Condition category
Circulatory System
Date applied
12/06/2017
Date assigned
15/08/2017
Last edited
15/08/2017
Prospective/Retrospective
Retrospectively registered
Overall trial status
Ongoing
Recruitment status
No longer recruiting

Plain English Summary

Background and study aims:
Peripheral arterial disease (PAD) is a common condition in which the blood flow to the legs is restricted. This happens because of the buildup of a fatty substance (plaque) on the walls of arteries. Over time this can cause the main arteries in the legs to become narrowed (stenosed) or blocked (occluded). As the arteries become narrower, patients begin the feel pain even when at rest and are at severe risk of developing ulcers or gangrene (acute lower limb ischaemia), which in severe cases can lead to amputation. For many patients, the only viable treatment option is to undergo surgery to restore blood flow. This is usually done using a procedure called an angioplasty (where a special balloon is inflated inside the affected artery to widen it) or an operation to bypass the blocked portion of the artery in the leg using a piece of another blood vessel. In some cases, arteries can become narrowed again after surgery (restenosis) however. A key challenge for blood vessel imaging is being able to predict restenosis in order to better understand the underlying biology and to allow tracking of the initial plaque's response to therapy. Work undertaken in Cambridge has shown that a type of imaging called positron emission tomography/computed tomography (PET/CT), which uses injectable radioactive dye, could be more accurate at tracking and monitoring plaques than standard techniques (involving ultrasound scans of blood vessels). The aim of this study is to look at examine the role of arterial inflammation and calcification both before and after a superficial femoral artery angioplasty.

Who can participate?
Men aged over 50 and women aged over 55 who are undergoing surgical treatment for PAD.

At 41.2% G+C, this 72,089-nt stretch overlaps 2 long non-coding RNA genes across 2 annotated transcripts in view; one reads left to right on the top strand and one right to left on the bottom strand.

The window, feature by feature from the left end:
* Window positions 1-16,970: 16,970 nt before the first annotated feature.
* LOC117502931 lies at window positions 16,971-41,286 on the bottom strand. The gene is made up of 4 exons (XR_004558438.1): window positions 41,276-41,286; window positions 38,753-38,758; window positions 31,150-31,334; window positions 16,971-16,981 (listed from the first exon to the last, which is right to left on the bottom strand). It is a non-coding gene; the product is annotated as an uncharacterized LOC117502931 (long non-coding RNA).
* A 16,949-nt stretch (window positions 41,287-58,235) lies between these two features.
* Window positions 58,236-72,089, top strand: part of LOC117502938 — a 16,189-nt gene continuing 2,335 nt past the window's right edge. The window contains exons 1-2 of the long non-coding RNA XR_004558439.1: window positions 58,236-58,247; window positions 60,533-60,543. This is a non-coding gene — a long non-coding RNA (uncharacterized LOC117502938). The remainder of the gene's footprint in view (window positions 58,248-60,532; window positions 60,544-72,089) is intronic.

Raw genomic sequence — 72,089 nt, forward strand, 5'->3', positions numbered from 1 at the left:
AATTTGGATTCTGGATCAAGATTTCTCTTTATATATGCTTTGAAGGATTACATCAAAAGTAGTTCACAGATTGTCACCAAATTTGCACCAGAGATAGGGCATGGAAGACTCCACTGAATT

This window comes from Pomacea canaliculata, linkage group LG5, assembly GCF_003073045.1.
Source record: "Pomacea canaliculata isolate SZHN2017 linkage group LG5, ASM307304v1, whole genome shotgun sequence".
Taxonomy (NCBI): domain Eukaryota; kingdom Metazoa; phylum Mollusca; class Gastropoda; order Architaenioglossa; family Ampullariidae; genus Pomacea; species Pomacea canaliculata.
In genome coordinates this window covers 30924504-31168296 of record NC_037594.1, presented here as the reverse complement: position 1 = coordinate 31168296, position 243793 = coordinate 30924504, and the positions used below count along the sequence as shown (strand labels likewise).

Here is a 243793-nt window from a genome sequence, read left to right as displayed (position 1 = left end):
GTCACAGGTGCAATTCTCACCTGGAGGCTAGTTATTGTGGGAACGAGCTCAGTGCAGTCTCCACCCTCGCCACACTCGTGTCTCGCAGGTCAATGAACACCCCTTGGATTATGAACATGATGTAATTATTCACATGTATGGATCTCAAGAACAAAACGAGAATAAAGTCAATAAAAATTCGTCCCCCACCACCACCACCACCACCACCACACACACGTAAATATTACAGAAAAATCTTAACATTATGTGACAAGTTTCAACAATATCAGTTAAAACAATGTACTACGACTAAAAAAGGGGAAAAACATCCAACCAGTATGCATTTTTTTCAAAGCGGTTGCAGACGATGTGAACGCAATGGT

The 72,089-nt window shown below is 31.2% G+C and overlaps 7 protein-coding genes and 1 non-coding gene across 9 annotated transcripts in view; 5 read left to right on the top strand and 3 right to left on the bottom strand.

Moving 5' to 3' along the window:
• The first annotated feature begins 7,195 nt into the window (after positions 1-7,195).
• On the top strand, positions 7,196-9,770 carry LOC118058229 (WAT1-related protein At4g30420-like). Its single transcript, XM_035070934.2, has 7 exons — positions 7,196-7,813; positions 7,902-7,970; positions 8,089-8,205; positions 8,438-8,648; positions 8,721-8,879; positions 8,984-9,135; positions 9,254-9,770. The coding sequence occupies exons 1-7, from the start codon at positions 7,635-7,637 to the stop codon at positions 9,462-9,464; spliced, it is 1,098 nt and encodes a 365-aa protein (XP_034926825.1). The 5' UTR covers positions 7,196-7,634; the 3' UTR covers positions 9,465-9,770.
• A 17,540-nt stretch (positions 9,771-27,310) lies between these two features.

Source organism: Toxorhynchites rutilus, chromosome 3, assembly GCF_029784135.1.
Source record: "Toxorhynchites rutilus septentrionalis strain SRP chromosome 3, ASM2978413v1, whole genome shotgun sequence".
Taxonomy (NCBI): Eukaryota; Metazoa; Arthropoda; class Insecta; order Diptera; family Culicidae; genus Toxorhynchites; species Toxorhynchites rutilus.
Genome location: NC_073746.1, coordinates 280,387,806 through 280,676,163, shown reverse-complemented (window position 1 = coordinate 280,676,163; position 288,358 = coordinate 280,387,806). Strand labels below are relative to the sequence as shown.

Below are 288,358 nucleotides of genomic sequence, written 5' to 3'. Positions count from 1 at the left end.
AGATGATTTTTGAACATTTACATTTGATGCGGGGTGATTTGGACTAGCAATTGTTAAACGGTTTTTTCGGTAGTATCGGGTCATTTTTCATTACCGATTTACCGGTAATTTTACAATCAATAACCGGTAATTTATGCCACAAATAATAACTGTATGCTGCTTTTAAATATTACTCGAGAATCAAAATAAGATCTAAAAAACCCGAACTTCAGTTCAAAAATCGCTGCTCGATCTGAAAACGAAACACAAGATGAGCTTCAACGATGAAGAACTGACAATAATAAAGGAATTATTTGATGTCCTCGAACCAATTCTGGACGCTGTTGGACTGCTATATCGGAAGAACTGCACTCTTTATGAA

What does the study involve?
Participants who have an angioplasty scheduled are asked to attend the hospital twice prior to their surgery for scans. At each session, participants have their legs scanned with a PET/CT machine. They are given a small amount of tracer, inserted through a cannula (thing plastic tube) inserted into a vein. Participants also undergo a scan at the first session using an ultrasound (a scan that uses sound waves) to look at the blood flow of their legs. Participants then undergo their surgery. Six weeks after the surgery, the PET/CT scan is repeated. At 12 months after surgery, they undergo a final ultrasound scan.

What are the possible benefits and risks of participating?
There are no direct benefits with participating. There is a small risk of exposure to radiation due to the scans. There is a small and unlikely risks of allergic reaction or other side effects however the hospital has facilities to deal with this. Participant may experience discomfort when the cannula is placed into a vein, as well as bruising.

Where is the study run from?
Addenbrooke's Hospital (UK)

When is study starting and how long is it expected to run for?
November 2015 to October 2018

Who is funding the study?
British Heart Foundation (UK)

Who is the main contact?
Dr Mohammed Chowdhury

Trial website

Contact information

Type

Public

Primary contact

Dr Mohammed Chowdhury

ORCID ID

http://orcid.org/0000-0003-0384-7197

Contact details

Box 212
Vascular Surgery
Addenbrooke's Hospital
Hills Road
Cambridge
CB2 0QQ
United Kingdom

Additional identifiers

EudraCT number

ClinicalTrials.gov number

Protocol/serial number

IRAS: 167667

Study information

Scientific title

Multi-modality imaging to determine the role of calcification and inflammation on restenosis rates following lower limb angioplasty: The CIRLA Study

Acronym

CIRLA

Study hypothesis

Hypothesis:
Increased level of arterial wall inflammation and calcification predict restenosis risk following angioplasty of the superficial femoral artery.

Study aim:
The general aim of this project is to determine the role of arterial inflammation and calcification both pre- and post-intervention in risk of restenosis following superficial femoral artery angioplasty.

Ethics approval

East of England - Cambridge East Research Ethics Committee, 10/09/2015, ref: 15/EE/0153

Study design

Observational cohort study

Primary study design

Observational

Secondary study design

Cohort study

Trial setting

Hospitals

Trial type

Other

Patient information sheet

See additional files

Condition

Peripheral Arterial Disease

Intervention

Patients are identified from vascular clinic or vascular inpatient wards. As part of their usual clinical stream, participants are assessed and, if it is deemed appropriate, are scheduled to have a SFA angioplasty which is then booked.